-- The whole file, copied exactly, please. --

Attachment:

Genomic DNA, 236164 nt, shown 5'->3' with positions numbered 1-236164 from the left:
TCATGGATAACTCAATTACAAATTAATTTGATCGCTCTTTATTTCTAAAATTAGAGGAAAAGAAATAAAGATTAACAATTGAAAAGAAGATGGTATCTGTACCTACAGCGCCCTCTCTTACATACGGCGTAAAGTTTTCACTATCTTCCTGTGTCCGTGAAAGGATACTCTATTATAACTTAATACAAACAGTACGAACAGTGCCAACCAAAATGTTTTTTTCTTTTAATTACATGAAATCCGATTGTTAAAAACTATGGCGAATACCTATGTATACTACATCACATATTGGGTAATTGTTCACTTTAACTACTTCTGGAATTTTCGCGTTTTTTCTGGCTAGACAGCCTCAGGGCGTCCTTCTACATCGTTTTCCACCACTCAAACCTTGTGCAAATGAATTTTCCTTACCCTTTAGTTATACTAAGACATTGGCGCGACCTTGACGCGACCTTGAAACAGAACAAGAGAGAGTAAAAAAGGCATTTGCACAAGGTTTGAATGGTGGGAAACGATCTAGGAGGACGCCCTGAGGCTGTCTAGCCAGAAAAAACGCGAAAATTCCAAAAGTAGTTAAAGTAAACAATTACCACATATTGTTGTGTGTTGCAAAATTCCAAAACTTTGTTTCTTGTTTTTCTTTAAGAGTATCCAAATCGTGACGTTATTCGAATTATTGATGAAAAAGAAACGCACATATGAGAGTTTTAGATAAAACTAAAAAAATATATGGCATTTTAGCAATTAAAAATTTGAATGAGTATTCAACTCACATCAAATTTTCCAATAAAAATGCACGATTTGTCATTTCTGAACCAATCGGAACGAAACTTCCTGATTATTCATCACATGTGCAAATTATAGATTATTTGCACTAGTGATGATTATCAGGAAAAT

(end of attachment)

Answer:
Genomic DNA, 236164 nt, shown 5'->3' with positions numbered 1-236164 from the left:
TCATGGATAACTCAATTACAAATTAATTTGATCGCTCTTTATTTCTAAAATTAGAGGAAAAGAAATAAAGATTAACAATTGAAAAGAAGATGGTATCTGTACCTACAGCGCCCTCTCTTACATACGGCGTAAAGTTTTCACTATCTTCCTGTGTCCGTGAAAGGATACTCTATTATAACTTAATACAAACAGTACGAACAGTGCCAACCAAAATGTTTTTTTCTTTTAATTACATGAAATCCGATTGTTAAAAACTATGGCGAATACCTATGTATACTACATCACATATTGGGTAATTGTTCACTTTAACTACTTCTGGAATTTTCGCGTTTTTTCTGGCTAGACAGCCTCAGGGCGTCCTTCTACATCGTTTTCCACCACTCAAACCTTGTGCAAATGAATTTTCCTTACCCTTTAGTTATACTAAGACATTGGCGCGACCTTGACGCGACCTTGAAACAGAACAAGAGAGAGTAAAAAAGGCATTTGCACAAGGTTTGAATGGTGGGAAACGATCTAGGAGGACGCCCTGAGGCTGTCTAGCCAGAAAAAACGCGAAAATTCCAAAAGTAGTTAAAGTAAACAATTACCACATATTGTTGTGTGTTGCAAAATTCCAAAACTTTGTTTCTTGTTTTTCTTTAAGAGTATCCAAATCGTGACGTTATTCGAATTATTGATGAAAAAGAAACGCACATATGAGAGTTTTAGATAAAACTAAAAAAATATATGGCATTTTAGCAATTAAAAATTTGAATGAGTATTCAACTCACATCAAATTTTCCAATAAAAATGCACGATTTGTCATTTCTGAACCAATCGGAACGAAACTTCCTGATTATTCATCACATGTGCAAATTATAGATTATTTGCACTAGTGATGATTATCAGGAAAAT